If you missed the Celtic Mass on Sunday March 17, you missed a marvelous worship service with very good music. The service was supported by Lutheran Saints in Ministry member churches, Abiding Christ, Arise in Christ, St. Marks, and Good Shepherd West Milton. Emanuel Ministries also helped with our worship. Thanks to all who came and made it a special event!
This week’s message comes to us from students at Luther Seminary.
The ancient Jewish Midrash, a commentary on the Old Testament, says that while the Israelites wandered in the desert, a stone rolled alongside them. Every night when they made camp, it gushed forth water to satisfy their thirst. The stone was complemented by manna, the miraculous food God replenished each morning. Both the water and the manna came daily and couldn’t be stockpiled for the future. One was to accept today’s gifts today, and trust that tomorrow’s gifts would come tomorrow. What if we believed it was true that when we were hungry, God would send bread; that when we were thirsty, God would send water; that we could take each day as it comes in faith that tomorrow would take care of itself? How would it change how we live, spend our energy, share our abundance? I imagine it would look something like a porous rock rolling alongside us, or a heavenly meal replenished each morning, providing enough—more than enough—not only for us, but for everyone. We always want to look to the future and often neglect the present. This story illustrates that we only have today and that is where we can share abundance in our lives. Do not worry about the future here, as God will guide all of us and the church. It may not look like something we are comfortable with or that we have seen before. Newness and change do not need to threaten or worry you if you trust in God and the Spirit’s guidance. (1 Corinthians 10:1–13)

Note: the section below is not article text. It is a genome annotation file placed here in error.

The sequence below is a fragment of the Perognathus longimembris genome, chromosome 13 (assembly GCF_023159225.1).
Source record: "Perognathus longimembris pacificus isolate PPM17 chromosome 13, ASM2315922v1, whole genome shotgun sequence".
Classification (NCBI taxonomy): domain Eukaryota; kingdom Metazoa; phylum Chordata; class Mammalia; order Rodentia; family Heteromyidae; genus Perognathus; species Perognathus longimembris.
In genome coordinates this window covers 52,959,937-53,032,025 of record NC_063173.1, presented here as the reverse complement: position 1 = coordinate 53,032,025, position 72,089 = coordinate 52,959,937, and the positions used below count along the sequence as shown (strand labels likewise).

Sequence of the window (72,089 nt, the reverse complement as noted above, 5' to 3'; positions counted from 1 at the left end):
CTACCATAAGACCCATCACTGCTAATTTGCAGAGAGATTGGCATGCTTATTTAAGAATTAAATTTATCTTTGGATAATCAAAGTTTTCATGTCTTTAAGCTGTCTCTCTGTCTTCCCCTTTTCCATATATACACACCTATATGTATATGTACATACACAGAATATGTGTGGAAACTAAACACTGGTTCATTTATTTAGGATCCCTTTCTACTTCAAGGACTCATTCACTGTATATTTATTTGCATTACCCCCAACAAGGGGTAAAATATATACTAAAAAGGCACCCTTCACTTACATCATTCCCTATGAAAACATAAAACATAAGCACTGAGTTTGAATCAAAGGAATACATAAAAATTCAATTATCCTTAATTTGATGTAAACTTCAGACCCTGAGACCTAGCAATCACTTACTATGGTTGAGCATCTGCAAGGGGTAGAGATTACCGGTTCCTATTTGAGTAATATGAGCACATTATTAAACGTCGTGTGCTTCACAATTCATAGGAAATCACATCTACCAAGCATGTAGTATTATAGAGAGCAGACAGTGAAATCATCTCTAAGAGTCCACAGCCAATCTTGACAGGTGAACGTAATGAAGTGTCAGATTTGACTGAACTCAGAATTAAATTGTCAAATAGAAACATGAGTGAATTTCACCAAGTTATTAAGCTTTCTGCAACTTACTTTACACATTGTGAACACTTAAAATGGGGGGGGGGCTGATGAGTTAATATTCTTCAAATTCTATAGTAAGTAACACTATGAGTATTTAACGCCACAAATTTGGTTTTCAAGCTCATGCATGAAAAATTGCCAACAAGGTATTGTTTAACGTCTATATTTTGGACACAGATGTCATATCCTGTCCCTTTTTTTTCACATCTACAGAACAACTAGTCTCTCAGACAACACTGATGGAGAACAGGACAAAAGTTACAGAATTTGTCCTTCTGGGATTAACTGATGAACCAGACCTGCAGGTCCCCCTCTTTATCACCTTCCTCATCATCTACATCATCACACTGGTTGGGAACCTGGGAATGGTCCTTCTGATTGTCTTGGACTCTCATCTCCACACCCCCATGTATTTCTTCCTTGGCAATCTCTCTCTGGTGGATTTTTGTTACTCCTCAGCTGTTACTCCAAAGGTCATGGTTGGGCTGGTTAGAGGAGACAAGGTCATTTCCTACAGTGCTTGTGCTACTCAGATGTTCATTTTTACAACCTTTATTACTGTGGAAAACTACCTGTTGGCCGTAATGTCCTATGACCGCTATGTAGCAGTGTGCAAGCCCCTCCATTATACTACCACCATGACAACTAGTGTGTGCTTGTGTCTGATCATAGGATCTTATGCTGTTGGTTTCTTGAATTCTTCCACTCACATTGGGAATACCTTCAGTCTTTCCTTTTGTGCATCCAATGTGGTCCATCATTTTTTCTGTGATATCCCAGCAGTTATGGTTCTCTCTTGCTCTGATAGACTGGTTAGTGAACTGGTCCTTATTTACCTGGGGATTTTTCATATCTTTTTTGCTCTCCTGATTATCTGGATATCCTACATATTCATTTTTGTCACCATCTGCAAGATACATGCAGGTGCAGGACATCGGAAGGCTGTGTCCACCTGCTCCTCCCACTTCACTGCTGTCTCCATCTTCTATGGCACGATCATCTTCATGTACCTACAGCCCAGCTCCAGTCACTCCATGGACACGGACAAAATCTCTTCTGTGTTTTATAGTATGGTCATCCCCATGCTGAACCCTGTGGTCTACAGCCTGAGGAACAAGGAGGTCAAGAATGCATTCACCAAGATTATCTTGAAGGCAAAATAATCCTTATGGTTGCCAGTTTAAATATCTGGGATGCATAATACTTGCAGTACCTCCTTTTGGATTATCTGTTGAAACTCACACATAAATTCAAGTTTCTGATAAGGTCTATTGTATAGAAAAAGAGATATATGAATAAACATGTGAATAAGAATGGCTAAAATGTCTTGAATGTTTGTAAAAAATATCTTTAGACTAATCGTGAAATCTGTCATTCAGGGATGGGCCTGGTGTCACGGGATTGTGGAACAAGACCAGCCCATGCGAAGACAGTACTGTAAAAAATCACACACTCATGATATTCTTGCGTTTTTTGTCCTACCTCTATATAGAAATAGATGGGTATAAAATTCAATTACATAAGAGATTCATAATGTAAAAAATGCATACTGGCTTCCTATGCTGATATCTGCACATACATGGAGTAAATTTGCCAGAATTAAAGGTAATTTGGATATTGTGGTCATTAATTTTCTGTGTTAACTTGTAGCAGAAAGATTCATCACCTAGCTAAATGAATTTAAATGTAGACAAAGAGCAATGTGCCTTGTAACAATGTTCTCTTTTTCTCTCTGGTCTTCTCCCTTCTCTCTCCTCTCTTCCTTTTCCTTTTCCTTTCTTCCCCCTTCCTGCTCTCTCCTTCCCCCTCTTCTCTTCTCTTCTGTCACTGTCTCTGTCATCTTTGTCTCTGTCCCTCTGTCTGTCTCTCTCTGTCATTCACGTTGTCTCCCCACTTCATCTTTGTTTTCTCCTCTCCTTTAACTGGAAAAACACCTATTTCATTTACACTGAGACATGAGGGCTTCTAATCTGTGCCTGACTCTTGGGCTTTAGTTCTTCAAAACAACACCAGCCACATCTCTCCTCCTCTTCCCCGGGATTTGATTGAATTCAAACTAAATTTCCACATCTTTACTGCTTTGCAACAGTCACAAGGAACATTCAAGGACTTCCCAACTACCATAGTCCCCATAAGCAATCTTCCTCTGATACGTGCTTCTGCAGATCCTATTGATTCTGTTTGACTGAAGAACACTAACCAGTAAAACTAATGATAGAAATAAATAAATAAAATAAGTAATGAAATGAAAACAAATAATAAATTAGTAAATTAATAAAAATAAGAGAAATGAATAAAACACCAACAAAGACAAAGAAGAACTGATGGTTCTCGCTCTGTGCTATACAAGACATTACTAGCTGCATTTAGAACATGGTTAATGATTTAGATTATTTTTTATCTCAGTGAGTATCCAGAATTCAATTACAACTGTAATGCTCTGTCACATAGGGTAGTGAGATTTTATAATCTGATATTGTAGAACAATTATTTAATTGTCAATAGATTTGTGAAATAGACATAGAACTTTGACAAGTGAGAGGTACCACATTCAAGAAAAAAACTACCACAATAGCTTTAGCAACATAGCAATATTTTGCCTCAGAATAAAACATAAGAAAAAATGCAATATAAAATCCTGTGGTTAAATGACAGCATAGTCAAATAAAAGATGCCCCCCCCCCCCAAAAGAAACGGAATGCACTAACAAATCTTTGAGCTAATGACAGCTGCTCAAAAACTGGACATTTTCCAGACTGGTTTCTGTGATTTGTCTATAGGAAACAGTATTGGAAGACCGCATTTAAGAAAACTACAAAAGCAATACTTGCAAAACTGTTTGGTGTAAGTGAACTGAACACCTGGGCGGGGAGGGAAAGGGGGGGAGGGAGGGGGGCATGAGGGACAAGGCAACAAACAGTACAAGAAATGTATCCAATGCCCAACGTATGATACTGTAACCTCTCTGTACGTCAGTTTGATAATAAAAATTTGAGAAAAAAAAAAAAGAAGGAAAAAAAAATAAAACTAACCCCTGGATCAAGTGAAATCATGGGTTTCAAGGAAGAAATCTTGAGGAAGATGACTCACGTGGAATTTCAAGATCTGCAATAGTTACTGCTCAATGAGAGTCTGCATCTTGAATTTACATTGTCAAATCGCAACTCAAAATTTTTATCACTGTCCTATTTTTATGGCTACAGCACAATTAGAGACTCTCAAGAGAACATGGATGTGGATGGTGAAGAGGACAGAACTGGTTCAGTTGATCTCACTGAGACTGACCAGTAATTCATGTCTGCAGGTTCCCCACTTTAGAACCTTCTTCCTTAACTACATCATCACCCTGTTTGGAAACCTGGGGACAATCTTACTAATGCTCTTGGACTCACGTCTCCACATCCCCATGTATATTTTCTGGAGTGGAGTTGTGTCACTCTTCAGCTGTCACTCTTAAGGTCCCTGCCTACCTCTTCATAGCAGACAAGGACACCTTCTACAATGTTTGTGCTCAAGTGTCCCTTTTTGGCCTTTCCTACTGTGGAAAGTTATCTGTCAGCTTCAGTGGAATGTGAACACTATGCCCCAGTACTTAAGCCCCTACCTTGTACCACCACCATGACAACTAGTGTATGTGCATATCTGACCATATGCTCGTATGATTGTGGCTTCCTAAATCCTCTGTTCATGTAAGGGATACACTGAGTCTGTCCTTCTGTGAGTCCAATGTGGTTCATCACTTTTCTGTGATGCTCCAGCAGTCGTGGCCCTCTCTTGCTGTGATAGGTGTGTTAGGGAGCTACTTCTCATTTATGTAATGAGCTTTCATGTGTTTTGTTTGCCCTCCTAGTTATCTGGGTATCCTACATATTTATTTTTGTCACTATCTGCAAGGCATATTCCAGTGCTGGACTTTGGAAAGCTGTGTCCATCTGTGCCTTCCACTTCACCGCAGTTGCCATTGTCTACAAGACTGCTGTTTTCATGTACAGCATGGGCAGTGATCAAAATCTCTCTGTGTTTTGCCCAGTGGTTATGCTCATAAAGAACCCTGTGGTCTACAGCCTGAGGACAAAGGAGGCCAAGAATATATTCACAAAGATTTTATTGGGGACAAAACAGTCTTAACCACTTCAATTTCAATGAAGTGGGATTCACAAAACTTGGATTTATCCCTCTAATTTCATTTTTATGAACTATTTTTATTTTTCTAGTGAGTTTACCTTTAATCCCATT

God, give us the courage to live in the abundance of your gracious provision. Where there is hunger and thirst, teach us to give generously, trusting that there is more than enough to go around. Amen.
Nancy Trimble, Deacon